“Jrue is fantastic,” Brown said. “I have a tremendous amount of respect for Jrue, for somebody who he’s guarded and I’ve had to guard, he plays with a certain force that you just feel. He’s just super solid, man. As a competitor, he’s an assassin. To be playing alongside (him), I think will be a tremendous honor.”

Tatum didn’t want to talk about the Smart trade when approached a few weeks ago. It was difficult to acknowledge he was gone. But perhaps seeing Smart’s glee at his recent wedding, and that fences were mended with management as Stevens and Joe Mazzulla were invited to the ceremony, encouraged Tatum to turn the page.

Once this team hits the floor for the first time in an official practice Tuesday, the players will look forward. Holiday was at the Celtics practice facility working out Monday and is excited about the deal. And let’s be honest, the adjustment to Holiday and Porzingis being on the roster is far less daunting than last training camp, when Ime Udoka was suspended and a shell-shocked Mazzulla was their new head coach.


They’ll be fine. Smart is now the Memphis Grizzlies point guard. Grant Williams is in Dallas and already talking Luka Doncic’s head off, while the Trail Blazers appear eager to pair Robert Williams with Deandre Ayton for a retooled frontcourt.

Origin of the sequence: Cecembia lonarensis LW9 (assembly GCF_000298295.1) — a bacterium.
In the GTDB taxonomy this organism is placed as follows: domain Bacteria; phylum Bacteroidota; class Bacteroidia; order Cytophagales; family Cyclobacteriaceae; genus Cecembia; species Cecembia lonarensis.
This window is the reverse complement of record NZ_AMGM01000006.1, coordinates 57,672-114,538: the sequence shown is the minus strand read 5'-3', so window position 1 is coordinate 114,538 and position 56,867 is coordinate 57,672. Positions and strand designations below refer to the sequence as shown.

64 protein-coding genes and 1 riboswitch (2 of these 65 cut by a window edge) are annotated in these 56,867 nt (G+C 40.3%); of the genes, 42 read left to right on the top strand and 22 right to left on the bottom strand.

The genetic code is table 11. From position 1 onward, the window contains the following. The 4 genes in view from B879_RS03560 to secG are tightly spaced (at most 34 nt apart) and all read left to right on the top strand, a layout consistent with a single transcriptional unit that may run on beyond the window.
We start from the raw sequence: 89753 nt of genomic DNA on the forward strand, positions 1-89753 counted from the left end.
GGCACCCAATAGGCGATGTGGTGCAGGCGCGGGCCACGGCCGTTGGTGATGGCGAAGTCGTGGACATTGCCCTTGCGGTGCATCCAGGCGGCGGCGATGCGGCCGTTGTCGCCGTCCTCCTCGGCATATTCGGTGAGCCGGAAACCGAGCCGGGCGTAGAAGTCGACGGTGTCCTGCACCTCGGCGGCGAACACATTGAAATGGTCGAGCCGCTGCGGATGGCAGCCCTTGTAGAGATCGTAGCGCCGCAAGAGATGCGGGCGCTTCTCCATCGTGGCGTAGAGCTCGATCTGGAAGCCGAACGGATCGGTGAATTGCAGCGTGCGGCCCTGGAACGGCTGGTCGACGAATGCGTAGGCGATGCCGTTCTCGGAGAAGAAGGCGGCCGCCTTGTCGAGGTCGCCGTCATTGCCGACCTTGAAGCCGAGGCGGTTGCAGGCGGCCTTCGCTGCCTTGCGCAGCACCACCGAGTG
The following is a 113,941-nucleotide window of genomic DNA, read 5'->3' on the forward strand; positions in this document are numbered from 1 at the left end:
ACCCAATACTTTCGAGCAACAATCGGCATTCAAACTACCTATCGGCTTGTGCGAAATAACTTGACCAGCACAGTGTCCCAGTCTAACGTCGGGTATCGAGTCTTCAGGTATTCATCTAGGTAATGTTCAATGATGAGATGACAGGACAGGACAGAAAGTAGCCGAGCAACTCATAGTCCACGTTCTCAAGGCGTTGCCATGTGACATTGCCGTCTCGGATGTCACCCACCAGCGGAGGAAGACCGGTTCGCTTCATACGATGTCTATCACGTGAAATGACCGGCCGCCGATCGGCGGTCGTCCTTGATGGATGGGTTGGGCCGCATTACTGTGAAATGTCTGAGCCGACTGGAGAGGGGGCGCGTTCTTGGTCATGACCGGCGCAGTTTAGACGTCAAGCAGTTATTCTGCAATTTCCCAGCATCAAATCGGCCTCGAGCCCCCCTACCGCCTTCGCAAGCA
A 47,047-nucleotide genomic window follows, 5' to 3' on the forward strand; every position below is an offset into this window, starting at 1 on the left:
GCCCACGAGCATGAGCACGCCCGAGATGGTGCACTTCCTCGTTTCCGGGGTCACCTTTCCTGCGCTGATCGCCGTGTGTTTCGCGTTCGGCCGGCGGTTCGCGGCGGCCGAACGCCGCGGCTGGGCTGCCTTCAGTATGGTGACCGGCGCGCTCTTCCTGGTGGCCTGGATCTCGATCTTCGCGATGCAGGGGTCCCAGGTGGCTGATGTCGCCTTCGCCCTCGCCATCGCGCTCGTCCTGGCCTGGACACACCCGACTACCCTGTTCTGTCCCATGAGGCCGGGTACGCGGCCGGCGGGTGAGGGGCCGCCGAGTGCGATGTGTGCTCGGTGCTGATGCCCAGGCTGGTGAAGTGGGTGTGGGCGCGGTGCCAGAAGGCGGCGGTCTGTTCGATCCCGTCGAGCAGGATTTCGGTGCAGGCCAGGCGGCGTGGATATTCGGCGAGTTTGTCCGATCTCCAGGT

Marcus Smart kept his No. 36 from the Celtics, but is now a key member of the Memphis Grizzlies.Justin Ford/Getty

“I’m excited about Jrue, one of the most well respected guys in the league,” Tatum said. “Great talent on both ends. Champion. We won a Gold Medal together. Happy to have him.

“Sad about Malcolm and Rob. You spend so much time with guys over one year or five years, and then one day they’re on a different team. There’s a lot of genuine emotions and relationships with that. Same thing with Kristaps and that trade. Excited to have him.

“But it was tough to see Smart and Grant leave. It’s going to be different not having (Smart) here.”

It’s going to be different, but this group is accustomed to change. And they’ll pivot, move forward and flourish with Holiday and Porzingis.

Gary Washburn is a Globe columnist. He can be reached at Follow him @GwashburnGlobe.